Casebook: Appeal Case - Housing; conversion - City centre flats allowed despite noise concern

The conversion of floors above a hot food takeaway and vacant shop in Lancaster to create three affordable flats has been allowed following findings that it would provide satisfactory living conditions for future occupants.

The inspector was not persuaded that smells from the takeaway would unduly harm future occupants' amenity. He observed that an extractor system terminated above eaves level on the rear elevation, well away from the habitable rooms proposed almost entirely at the front of the property.

On internal noise transmission, he noted that the takeaway served people emerging from three nearby nightclubs and that its opening hours extended well into the period when people were normally asleep. However, he was persuaded that this matter could be suitably addressed through sound insulation.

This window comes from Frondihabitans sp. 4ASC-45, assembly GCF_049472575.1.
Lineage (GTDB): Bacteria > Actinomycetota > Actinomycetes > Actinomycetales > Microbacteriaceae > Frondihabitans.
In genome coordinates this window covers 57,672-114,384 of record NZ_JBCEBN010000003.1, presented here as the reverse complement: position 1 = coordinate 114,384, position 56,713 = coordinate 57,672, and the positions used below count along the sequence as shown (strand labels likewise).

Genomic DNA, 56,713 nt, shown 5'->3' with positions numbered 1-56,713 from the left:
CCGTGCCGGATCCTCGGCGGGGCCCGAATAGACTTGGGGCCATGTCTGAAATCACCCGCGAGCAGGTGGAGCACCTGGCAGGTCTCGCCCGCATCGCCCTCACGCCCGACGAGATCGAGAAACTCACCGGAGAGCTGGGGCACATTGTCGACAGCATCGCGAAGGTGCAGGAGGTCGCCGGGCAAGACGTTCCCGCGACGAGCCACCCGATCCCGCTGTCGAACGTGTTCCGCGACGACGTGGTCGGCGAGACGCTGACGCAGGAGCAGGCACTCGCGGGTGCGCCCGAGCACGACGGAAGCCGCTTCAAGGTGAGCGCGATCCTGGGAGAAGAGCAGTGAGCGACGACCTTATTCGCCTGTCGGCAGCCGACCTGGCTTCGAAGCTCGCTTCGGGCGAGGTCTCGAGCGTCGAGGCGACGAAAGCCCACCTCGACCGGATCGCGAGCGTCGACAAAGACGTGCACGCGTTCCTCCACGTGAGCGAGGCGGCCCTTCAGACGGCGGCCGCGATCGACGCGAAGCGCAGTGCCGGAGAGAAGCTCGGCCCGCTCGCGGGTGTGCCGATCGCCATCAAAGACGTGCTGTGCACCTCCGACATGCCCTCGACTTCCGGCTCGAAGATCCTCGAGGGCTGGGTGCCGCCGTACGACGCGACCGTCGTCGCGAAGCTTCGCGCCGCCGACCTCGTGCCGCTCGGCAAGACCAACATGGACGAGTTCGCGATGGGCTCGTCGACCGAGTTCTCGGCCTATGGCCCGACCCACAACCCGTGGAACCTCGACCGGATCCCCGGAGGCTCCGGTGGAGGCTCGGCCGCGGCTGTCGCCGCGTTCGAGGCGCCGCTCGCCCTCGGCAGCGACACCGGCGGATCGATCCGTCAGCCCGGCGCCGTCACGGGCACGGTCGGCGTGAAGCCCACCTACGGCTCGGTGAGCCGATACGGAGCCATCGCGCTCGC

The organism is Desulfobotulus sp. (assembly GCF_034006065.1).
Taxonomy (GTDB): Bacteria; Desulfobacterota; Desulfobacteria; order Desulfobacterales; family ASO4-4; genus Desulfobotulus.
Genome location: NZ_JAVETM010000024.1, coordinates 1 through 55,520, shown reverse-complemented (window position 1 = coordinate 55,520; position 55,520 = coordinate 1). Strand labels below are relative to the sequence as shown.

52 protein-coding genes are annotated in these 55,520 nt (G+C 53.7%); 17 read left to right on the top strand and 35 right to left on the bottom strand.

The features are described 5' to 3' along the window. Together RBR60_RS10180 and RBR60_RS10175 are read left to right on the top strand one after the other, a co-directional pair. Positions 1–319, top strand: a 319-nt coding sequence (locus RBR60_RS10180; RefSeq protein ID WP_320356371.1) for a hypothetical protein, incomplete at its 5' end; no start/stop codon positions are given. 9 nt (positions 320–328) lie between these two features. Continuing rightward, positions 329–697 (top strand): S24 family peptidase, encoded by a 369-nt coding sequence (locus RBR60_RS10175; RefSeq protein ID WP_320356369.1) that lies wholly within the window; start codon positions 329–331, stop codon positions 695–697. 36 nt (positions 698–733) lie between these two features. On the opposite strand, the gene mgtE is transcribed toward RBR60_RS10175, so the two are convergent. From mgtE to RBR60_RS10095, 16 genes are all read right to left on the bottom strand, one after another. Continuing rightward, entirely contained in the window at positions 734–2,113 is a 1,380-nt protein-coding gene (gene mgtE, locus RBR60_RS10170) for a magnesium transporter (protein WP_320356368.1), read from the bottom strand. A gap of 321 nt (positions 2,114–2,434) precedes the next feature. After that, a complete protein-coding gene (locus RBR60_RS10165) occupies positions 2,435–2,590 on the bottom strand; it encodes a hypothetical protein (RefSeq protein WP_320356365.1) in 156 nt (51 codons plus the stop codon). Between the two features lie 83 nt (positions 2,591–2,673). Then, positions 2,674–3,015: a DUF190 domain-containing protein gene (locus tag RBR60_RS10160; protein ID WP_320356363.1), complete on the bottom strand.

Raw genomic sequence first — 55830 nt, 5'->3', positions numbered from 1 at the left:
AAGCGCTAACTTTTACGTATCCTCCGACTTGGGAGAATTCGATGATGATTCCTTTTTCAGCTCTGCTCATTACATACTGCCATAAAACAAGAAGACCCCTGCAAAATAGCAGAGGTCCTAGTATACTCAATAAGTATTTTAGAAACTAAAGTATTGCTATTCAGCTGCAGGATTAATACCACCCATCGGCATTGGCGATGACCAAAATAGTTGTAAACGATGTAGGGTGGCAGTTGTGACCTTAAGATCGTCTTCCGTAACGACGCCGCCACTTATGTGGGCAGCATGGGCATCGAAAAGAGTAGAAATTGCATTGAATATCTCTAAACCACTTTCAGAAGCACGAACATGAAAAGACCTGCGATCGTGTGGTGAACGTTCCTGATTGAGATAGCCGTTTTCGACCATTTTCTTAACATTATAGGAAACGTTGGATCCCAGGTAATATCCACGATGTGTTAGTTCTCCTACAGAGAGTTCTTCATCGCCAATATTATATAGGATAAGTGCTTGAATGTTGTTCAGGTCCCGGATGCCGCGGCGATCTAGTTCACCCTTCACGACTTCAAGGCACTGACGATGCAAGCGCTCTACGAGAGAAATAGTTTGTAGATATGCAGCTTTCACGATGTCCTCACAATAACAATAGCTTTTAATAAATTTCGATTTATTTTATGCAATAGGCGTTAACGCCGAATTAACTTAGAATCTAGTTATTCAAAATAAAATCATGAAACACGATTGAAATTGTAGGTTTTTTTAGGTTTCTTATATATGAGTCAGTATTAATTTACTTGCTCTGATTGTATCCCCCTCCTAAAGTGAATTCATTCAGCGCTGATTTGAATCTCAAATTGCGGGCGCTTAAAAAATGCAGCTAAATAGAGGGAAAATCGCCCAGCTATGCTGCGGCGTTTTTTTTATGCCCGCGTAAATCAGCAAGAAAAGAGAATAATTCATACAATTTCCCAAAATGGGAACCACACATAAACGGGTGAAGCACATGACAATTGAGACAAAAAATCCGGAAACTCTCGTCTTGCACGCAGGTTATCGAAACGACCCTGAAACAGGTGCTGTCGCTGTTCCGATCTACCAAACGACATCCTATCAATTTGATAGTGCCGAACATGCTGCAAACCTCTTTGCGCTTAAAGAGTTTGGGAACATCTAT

On external noise, the inspector remarked that the site was in a city centre location and opined that some allowance had to be made for the setting in assessing an acceptable standard of residential amenity. However, he noted that there was no dispute that the immediate area was a hot spot for late night activity and had a high incidence of occurrences requiring police attendance.

He found that adjacent flats demonstrated the very high level of sound insulation that could be achieved by specialised double glazing, making the sound of large volumes of traffic barely audible. This gave him considerable confidence that external noise levels could be mitigated to the extent that the internal living environment would be acceptably quiet at all times of the day and night.

DCS No: 100039814; Inspector: Brian Rogers; Hearing.


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